JEDDAH, Saudi Arabia (AP) – Formula 1 honors Frank Williams, the popular and inspiring founder of the F1 team that bears his name and who died last weekend, on Sunday.
Shortly before the Grand Prix of Saudi Arabia on Sunday, the drivers and team bosses were accompanied by F1 CEO Stefano Domenicali and FIA President Jean Todt.
They all gathered to observe a minute’s silence in his memory and stood in a circle around a picture of him on the grid while the drivers laid their helmets on the ground. Applause followed. Williams died last Sunday at the age of 79.
A model of the Williams FW07, which was driven to the world title by Alan Jones in 1980, did a lap of honor around the Jeddah Corniche circuit. Damon Hill, who won the 1996 world title with Williams, drove it.
After the race, visual tributes to Williams were to be placed on the podium, with the Williams team invited.
Williams led his motorsport team from an empty carpet store to the F1 summit, monitoring 114 victories and 16 driver and constructor titles together.
The team won consecutive constructors’ championships and Keke Rosberg became champions in 1982.
The inspiring Williams went from traveling salesman to longest-serving team boss in the history of sport and was knighted in 1999.
Some drivers wore Williams’ tributes on their cars this weekend.
“I will keep Frank fondly,” said Williams driver George Russell, who is moving to Mercedes next year. “He was such a great person and loved so much by everyone on the team and the wider Formula 1 community … He will always be a legend.”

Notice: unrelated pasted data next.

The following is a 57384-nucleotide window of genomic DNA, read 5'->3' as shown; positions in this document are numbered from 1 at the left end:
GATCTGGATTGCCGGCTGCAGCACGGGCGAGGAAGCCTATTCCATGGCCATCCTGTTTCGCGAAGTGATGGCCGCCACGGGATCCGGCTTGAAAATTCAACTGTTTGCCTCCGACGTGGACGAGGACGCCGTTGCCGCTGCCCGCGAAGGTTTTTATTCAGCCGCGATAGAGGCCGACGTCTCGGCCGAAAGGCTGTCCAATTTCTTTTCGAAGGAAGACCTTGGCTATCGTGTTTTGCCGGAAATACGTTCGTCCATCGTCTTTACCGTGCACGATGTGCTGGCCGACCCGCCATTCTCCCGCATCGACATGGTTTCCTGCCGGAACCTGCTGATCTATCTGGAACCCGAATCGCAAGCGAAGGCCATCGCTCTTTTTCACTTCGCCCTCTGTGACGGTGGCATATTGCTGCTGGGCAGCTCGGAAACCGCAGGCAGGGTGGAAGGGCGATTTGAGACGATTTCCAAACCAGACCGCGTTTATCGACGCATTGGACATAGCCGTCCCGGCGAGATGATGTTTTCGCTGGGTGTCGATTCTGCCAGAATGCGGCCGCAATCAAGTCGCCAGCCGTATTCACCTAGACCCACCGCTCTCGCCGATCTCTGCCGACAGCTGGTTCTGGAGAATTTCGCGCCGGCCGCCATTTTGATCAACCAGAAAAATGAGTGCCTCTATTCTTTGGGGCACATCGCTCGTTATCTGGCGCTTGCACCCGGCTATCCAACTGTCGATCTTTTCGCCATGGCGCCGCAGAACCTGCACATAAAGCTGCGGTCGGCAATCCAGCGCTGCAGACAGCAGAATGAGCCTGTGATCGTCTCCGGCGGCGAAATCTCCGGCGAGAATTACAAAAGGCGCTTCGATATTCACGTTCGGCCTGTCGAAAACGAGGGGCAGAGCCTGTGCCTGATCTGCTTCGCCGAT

Russell replaces Valtteri Bottas, who had nine podiums for Williams from 2013 to 2016 before moving to Mercedes after the sudden resignation of Nico Rosberg after his world title.
“Frank, I will definitely remember myself as a friend, as a character who motivated a lot of people. The whole factory drove for Frank because it was his passion,” said Bottas. “He gave me the opportunity to get into Formula 1. Without Frank and he gave me this opportunity to show myself, I wouldn’t be sitting here now.”
Williams’ success was even more notable when you consider that he suffered a terrible car accident in France that injured him so badly that doctors considered turning off his life support machine.
However, his wife Virginia ordered her husband to be kept alive, and his sheer determination and courage enabled him to pursue his passion for sports, albeit from a wheelchair due to a spinal fracture.
He stepped down in 2013, the year his wife died, and allowed his daughter Claire to become deputy team principal until the Williams team was sold last September after spending 739 races in the family.
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